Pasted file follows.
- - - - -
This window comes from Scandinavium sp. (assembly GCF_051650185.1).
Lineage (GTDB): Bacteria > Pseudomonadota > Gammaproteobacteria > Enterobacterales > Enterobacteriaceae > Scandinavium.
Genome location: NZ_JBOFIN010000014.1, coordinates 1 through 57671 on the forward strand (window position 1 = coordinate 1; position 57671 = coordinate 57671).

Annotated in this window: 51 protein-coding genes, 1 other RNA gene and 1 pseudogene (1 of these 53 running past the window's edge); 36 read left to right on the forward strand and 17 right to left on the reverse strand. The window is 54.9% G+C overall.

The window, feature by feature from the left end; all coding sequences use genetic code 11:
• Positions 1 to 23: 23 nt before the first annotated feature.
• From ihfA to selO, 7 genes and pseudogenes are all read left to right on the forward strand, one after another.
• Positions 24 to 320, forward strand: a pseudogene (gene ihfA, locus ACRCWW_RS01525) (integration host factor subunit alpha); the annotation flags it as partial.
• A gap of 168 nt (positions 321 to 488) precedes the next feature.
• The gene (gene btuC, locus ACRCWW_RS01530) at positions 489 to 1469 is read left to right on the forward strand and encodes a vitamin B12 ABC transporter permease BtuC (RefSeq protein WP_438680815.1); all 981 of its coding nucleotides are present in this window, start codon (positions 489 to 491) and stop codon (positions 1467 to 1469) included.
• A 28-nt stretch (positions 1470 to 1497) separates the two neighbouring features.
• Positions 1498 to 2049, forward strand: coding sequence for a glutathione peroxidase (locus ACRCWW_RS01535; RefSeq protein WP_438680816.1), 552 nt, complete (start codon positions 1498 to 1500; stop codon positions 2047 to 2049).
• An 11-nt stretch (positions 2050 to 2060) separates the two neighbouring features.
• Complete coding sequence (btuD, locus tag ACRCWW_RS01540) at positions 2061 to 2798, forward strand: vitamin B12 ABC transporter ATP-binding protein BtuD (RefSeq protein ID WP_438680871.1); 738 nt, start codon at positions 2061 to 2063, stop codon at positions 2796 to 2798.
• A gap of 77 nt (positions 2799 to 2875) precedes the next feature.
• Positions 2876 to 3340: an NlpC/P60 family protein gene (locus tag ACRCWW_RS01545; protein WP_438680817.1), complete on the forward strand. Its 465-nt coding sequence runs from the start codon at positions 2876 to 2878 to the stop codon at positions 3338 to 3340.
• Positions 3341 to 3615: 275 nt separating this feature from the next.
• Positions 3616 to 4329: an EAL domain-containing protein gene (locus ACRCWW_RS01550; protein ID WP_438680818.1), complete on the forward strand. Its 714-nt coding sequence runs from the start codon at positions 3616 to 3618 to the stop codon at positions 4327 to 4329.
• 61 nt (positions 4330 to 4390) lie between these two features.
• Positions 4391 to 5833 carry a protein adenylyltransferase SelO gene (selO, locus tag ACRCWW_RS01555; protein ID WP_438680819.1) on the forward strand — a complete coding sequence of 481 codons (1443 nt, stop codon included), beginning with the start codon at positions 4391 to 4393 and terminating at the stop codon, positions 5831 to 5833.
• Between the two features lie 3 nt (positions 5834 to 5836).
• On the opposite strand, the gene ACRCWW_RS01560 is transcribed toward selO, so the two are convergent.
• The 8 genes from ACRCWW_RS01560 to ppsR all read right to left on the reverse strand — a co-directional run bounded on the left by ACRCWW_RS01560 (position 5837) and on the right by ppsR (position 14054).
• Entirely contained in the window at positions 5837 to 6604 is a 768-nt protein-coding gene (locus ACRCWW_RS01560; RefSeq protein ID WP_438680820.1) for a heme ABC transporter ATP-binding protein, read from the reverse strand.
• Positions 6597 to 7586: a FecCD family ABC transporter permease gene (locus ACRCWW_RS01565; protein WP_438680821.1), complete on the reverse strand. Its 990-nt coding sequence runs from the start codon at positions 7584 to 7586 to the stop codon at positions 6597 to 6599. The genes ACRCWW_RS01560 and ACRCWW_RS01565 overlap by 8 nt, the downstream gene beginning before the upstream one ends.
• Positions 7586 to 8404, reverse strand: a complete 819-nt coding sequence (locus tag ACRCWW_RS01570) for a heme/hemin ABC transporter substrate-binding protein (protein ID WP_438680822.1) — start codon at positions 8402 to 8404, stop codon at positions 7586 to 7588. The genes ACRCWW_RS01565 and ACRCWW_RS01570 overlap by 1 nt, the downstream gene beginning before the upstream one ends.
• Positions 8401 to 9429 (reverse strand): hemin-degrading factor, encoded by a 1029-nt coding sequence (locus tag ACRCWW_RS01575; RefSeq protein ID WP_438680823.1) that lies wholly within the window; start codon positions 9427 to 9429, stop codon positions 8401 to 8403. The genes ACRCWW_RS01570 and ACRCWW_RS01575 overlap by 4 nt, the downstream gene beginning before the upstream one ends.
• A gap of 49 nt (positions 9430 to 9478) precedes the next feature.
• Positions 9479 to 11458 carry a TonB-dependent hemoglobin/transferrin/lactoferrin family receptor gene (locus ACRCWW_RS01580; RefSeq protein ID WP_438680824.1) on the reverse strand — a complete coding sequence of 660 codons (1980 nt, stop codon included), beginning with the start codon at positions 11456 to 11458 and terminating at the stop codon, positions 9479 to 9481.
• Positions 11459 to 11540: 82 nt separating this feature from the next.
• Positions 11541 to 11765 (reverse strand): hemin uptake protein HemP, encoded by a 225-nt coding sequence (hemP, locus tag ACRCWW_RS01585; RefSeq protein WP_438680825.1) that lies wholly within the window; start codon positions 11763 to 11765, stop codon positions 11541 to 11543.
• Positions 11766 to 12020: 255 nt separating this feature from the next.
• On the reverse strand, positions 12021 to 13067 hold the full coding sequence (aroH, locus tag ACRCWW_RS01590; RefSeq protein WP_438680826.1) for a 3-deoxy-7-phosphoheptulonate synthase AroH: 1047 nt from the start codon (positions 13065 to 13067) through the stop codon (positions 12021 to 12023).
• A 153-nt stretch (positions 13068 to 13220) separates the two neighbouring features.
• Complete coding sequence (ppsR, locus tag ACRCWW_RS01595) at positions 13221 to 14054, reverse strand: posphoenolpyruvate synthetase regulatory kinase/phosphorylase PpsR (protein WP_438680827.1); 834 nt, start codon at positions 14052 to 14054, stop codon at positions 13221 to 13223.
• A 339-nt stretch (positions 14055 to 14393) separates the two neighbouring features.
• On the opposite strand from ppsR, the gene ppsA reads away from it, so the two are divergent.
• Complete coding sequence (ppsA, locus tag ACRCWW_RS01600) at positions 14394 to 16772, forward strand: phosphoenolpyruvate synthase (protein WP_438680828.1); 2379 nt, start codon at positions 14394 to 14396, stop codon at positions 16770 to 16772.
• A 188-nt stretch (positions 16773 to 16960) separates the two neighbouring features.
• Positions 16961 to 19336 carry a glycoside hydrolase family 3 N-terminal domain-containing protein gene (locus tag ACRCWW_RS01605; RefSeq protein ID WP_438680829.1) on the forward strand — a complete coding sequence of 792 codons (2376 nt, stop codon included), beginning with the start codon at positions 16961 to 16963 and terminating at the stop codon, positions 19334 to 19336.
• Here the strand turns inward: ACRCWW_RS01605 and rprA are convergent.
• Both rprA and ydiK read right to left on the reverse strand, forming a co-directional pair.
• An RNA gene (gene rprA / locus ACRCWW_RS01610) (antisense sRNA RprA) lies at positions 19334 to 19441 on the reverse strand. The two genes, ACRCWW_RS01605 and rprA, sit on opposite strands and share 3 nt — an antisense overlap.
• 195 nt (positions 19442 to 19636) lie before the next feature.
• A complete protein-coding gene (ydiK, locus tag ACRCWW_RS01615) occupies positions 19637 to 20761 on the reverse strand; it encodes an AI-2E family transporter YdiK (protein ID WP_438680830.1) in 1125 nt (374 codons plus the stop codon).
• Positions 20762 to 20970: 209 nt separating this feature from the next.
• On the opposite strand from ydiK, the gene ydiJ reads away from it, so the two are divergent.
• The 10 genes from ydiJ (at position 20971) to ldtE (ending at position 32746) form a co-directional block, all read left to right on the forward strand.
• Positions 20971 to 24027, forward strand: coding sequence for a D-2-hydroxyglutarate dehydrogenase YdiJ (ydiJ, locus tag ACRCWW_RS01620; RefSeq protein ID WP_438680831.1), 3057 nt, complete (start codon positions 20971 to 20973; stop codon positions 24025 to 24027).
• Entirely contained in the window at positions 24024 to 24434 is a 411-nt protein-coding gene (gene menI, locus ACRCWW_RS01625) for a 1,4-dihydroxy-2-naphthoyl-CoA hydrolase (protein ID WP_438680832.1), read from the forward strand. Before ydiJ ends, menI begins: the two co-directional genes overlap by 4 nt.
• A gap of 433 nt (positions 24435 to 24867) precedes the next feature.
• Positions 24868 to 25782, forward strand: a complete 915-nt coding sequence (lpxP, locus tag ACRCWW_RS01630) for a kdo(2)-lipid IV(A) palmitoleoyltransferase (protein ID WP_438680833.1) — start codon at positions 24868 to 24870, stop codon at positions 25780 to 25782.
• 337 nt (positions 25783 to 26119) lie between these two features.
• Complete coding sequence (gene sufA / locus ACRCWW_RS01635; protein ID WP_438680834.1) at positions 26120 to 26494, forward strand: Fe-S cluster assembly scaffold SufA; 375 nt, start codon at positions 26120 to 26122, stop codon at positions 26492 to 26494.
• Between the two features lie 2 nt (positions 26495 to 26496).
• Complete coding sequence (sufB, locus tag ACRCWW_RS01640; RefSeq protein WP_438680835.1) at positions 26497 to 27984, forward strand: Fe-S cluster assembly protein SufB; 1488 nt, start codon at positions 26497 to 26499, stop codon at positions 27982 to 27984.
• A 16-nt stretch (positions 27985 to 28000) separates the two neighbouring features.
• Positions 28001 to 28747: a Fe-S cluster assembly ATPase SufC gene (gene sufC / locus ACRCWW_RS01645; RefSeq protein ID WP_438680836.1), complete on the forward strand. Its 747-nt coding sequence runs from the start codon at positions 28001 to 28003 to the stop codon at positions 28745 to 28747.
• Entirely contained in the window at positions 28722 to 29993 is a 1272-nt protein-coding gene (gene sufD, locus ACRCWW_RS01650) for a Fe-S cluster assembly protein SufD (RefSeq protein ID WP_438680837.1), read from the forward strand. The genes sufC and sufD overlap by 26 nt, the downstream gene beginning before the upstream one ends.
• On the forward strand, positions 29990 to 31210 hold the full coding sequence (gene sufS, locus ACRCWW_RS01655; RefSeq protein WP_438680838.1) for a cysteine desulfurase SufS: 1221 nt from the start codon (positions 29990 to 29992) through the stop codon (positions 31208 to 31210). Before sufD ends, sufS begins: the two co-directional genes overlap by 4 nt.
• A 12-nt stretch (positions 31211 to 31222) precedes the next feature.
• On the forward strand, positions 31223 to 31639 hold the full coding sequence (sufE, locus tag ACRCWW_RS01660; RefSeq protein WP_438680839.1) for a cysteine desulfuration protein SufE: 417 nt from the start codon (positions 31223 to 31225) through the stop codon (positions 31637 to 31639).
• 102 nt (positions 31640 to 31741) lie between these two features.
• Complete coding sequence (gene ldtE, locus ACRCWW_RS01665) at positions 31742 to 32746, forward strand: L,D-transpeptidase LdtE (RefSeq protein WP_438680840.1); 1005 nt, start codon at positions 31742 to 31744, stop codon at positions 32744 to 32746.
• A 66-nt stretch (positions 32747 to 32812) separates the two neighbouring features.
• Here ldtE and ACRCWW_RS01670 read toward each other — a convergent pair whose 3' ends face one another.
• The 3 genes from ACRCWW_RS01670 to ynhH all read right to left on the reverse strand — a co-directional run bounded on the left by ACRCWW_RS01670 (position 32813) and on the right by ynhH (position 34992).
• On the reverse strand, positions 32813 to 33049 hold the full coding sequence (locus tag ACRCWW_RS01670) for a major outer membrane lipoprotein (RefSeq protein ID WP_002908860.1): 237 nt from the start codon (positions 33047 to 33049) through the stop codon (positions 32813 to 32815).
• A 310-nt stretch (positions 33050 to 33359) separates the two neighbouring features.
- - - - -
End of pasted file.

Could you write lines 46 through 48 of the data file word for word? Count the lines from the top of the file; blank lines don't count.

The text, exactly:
• Positions 20762 to 20970: 209 nt separating this feature from the next.
• On the opposite strand from ydiK, the gene ydiJ reads away from it, so the two are divergent.
• The 10 genes from ydiJ (at position 20971) to ldtE (ending at position 32746) form a co-directional block, all read left to right on the forward strand.